A leading HRT specialist says that he has prescribed male sex hormones to female politicians to help them "compete" with men.
The Commons chamber: A male environment
However, attempts by national newspapers to find a woman MP prepared to admit having such an implant have so far failed.
Women do naturally produce testosterone - but in smaller quantities than men.
Just as levels of female sex hormones can fall away, it is suggested that the same can happen to levels of testosterone in women.
Experts say that this may result in a reduced sex drive - and it has been associated in some studies with a fall in confidence.
Writing in the New Statesman magazine, Dr Malcolm Whitehead, who specialises in hormone replacement therapy, said he had been approached by a number of female politicians at his Harley Street Practice.
"I have prescribed testosterone implants for female politicians who want to compete better with their male colleagues in committee meetings and parliamentary debates.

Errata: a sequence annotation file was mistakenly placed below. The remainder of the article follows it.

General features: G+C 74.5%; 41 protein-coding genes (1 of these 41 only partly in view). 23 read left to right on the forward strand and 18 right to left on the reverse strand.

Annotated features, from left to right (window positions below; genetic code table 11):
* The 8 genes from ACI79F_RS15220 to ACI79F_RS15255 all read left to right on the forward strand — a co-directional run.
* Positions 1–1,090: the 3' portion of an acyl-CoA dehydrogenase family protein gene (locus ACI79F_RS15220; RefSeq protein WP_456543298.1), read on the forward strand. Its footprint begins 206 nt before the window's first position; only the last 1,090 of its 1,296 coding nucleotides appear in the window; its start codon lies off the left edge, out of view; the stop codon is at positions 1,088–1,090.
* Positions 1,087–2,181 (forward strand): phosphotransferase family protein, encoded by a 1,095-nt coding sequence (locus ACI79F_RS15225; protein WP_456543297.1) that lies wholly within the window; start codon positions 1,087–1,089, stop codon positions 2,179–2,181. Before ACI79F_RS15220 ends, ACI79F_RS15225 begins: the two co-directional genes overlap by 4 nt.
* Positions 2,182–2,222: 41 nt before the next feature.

"They claim the hormone boosts their assertiveness and mekes them feel more powerful."
The report instantly led to speculation in Westminster about who might have tried the implants.
Most female MPs approached by national newspapers did not admit doing so.
Environment, Food and Rural Affairs Secretary Margaret Beckett told the Daily Mail: "Women don't have to be like men to be successful."
The use of testosterone supplementation in women remains controversial.
Some doctors argue that it has no effect, and others even say it may be harmful.
Women who have an imbalance leading to higher levels of testosterone in their blood do suffer from symptoms such as acne, obesity and excess body hair.
However, an implant would not raise levels to anywhere near this extent.